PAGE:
High schooler Zach Hodskins is a basketball sharpshooter despite having just one hand (Video)

zach-hodskinsZach Hodskins is a 16-year-old Georgia high school junior and a pretty good basketball player. He shoots over 60 percent from three-point range, and his shooting ability is helping him draw college interest. What makes his story so special is that he does it all despite being born with just one hand.

Hodskins was the subject of a recent feature by USA Today’s Jason Jordan, who says that the youngster averages 12 points per game for Milton High School in Alpharetta, Ga. In a recent game, Hodskins went 7-for-10 on threes.

Hodskins has played on top-level AAU teams, and he says he’s received interest from UAB to play college ball.

Though one would think that having one hand would serve as a disadvantage on the court, Hodskins says it might be why he has such a good shot.

“They say that my shot is more fundamental than kids with two hands because they use their left hand too much to guide their shot,” Hodskins told the Brentwood Home Page last year.

Hodskins comes from an athletic family. His father played college baseball, and his older sister played basketball in high school. He has played sports since a young age and always found a way to excel despite only having one hand. In baseball, Hodskins played first base and hit left-handed, using his right arm to generate bat speed. He also began pitching once he started throwing hard. He played soccer when he was younger, surfed, and he even won his age group in the decathlon.

He also has a fantastic attitude about his arm.

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One hand not stopping Andrew Austen from being multi-sport standout

Andrew Austen may only be 14 years old, but he is still a role model and inspiration despite his young age.

According to a Philly.com profile, Austen lives in the lower East part of Pennsylvania and competes in several different sports despite being born without a right hand. Austen’s parents initially pushed him into soccer figuring it would be easier for him. Though he excelled at the sport, he stopped playing because he found it boring. Instead, Austen now plays a lot of golf, baseball, and basketball. He’s actually so good that some coaches don’t even notice he’s only playing with one hand.

Philly.com’s story says Austen was in a basketball draft for the Narberth League that was conducted in a “blind” manner where coaches did not evaluate players before selecting teams. It wasn’t until he had scored six points in the team’s first game that his coach, Brendan Dougherty, realized Austen doesn’t have a hand.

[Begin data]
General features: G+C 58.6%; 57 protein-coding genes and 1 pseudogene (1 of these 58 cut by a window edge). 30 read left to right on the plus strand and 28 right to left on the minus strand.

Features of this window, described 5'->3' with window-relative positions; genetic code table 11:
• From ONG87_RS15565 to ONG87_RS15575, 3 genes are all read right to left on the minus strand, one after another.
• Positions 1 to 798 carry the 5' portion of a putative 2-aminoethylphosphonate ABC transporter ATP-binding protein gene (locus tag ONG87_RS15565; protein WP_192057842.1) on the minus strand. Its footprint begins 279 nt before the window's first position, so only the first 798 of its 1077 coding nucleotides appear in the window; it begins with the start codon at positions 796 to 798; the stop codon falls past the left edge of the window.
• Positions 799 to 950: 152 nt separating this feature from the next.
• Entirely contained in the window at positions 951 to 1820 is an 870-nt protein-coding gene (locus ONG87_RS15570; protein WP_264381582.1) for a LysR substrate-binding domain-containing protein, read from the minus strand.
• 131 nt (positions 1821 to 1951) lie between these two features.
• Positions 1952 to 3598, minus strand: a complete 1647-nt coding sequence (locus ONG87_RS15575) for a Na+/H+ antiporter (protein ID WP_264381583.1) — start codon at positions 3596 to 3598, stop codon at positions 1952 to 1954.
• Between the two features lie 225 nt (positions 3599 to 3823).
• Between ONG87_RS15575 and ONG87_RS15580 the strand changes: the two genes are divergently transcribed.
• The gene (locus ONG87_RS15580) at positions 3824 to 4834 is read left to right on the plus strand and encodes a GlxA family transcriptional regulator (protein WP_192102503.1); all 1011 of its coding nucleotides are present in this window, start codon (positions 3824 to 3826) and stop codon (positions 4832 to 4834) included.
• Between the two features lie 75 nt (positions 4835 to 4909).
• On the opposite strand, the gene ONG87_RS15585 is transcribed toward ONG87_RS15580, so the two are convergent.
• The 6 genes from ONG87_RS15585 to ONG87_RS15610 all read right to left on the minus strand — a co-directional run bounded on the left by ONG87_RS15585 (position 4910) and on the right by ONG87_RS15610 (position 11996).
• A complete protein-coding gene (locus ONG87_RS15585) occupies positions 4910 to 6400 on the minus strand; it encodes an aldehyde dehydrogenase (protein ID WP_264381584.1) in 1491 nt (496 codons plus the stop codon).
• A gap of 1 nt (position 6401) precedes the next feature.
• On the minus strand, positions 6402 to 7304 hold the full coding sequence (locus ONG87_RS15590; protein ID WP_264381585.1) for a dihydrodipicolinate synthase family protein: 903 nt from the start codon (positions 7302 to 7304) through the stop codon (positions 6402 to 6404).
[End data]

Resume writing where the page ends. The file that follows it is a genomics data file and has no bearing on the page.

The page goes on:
Not having a hand doesn’t even seem to matter.

“The kid is an athlete, he can just flat-out play,” Dougherty told Philly.com.

Austen is also a pitcher on his American Legion baseball team. He plays in a manner similar to former Angels pitcher Jim Abbott, who was also born without a hand; Austen fields with his left and switches his glove quickly enough to use his left hand to throw.

One team even tested him this summer.

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Jacob Raleigh Loses Arm to Cancer, Makes State Tennis Tournament with Off Hand

Jacob Raleigh is a senior at Letcher County Central High School in Kentucky, and he recently underwent a life-altering procedure: he had his left arm amputated. Raleigh plays tennis for Letcher County, and in March of 2010, he noticed a lump on his wrist that made it too painful to swing a racket. His parents took him to have the wrist examined and doctors discovered he had Epithelioid Sarcoma, a rare soft-tissue cancer that usually strikes young adults, according to the Lexington Herald-Leader. He was given three options by doctors to treat the cancer: amputation, radiation, or replace the tendons in his arm with ones from his leg. The third option was easily the most appealing, so they went with it.

Unfortunately the cancer came back and Raleigh had to make the difficult decision to have his left arm amputated in October. Keep in mind that Raleigh is left-handed, so not having his dominant arm meant learning how to do everything with his off-hand.

That included playing tennis.

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